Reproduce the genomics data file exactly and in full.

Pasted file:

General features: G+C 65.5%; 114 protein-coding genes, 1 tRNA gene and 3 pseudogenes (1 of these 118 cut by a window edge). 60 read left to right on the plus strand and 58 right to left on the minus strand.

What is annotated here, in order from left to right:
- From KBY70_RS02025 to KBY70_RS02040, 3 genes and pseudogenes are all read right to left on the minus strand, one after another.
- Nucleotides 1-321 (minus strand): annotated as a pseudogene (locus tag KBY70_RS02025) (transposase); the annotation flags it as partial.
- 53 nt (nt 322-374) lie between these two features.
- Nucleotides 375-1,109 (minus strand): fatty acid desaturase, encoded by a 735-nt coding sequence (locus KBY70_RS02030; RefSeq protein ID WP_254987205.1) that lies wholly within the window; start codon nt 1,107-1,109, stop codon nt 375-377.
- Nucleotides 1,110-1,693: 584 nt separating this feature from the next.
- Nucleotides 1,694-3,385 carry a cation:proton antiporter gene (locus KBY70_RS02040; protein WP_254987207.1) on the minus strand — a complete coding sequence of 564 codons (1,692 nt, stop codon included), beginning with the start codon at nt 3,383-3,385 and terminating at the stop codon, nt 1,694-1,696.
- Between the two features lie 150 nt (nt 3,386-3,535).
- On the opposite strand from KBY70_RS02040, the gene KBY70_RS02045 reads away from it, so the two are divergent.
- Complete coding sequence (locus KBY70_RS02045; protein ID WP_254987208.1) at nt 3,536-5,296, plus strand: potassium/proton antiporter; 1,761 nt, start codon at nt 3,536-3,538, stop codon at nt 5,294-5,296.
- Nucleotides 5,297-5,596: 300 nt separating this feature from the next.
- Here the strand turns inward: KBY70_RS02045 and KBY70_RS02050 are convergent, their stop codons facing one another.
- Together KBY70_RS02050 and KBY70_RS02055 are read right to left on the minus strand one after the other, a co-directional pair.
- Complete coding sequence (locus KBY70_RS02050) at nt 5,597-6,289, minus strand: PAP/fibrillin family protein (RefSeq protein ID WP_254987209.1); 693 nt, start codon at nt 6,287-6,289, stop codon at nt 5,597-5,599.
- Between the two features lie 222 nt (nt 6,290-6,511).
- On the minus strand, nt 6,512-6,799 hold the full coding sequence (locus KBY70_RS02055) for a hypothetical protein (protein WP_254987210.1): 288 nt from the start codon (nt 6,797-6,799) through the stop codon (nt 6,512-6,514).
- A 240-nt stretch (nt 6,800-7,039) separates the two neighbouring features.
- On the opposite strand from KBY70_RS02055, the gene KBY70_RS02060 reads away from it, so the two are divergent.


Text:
General features: G+C 65.5%; 114 protein-coding genes, 1 tRNA gene and 3 pseudogenes (1 of these 118 cut by a window edge). 60 read left to right on the plus strand and 58 right to left on the minus strand.

What is annotated here, in order from left to right:
- From KBY70_RS02025 to KBY70_RS02040, 3 genes and pseudogenes are all read right to left on the minus strand, one after another.
- Nucleotides 1-321 (minus strand): annotated as a pseudogene (locus tag KBY70_RS02025) (transposase); the annotation flags it as partial.
- 53 nt (nt 322-374) lie between these two features.
- Nucleotides 375-1,109 (minus strand): fatty acid desaturase, encoded by a 735-nt coding sequence (locus KBY70_RS02030; RefSeq protein ID WP_254987205.1) that lies wholly within the window; start codon nt 1,107-1,109, stop codon nt 375-377.
- Nucleotides 1,110-1,693: 584 nt separating this feature from the next.
- Nucleotides 1,694-3,385 carry a cation:proton antiporter gene (locus KBY70_RS02040; protein WP_254987207.1) on the minus strand — a complete coding sequence of 564 codons (1,692 nt, stop codon included), beginning with the start codon at nt 3,383-3,385 and terminating at the stop codon, nt 1,694-1,696.
- Between the two features lie 150 nt (nt 3,386-3,535).
- On the opposite strand from KBY70_RS02040, the gene KBY70_RS02045 reads away from it, so the two are divergent.
- Complete coding sequence (locus KBY70_RS02045; protein ID WP_254987208.1) at nt 3,536-5,296, plus strand: potassium/proton antiporter; 1,761 nt, start codon at nt 3,536-3,538, stop codon at nt 5,294-5,296.
- Nucleotides 5,297-5,596: 300 nt separating this feature from the next.
- Here the strand turns inward: KBY70_RS02045 and KBY70_RS02050 are convergent, their stop codons facing one another.
- Together KBY70_RS02050 and KBY70_RS02055 are read right to left on the minus strand one after the other, a co-directional pair.
- Complete coding sequence (locus KBY70_RS02050) at nt 5,597-6,289, minus strand: PAP/fibrillin family protein (RefSeq protein ID WP_254987209.1); 693 nt, start codon at nt 6,287-6,289, stop codon at nt 5,597-5,599.
- Between the two features lie 222 nt (nt 6,290-6,511).
- On the minus strand, nt 6,512-6,799 hold the full coding sequence (locus KBY70_RS02055) for a hypothetical protein (protein WP_254987210.1): 288 nt from the start codon (nt 6,797-6,799) through the stop codon (nt 6,512-6,514).
- A 240-nt stretch (nt 6,800-7,039) separates the two neighbouring features.
- On the opposite strand from KBY70_RS02055, the gene KBY70_RS02060 reads away from it, so the two are divergent.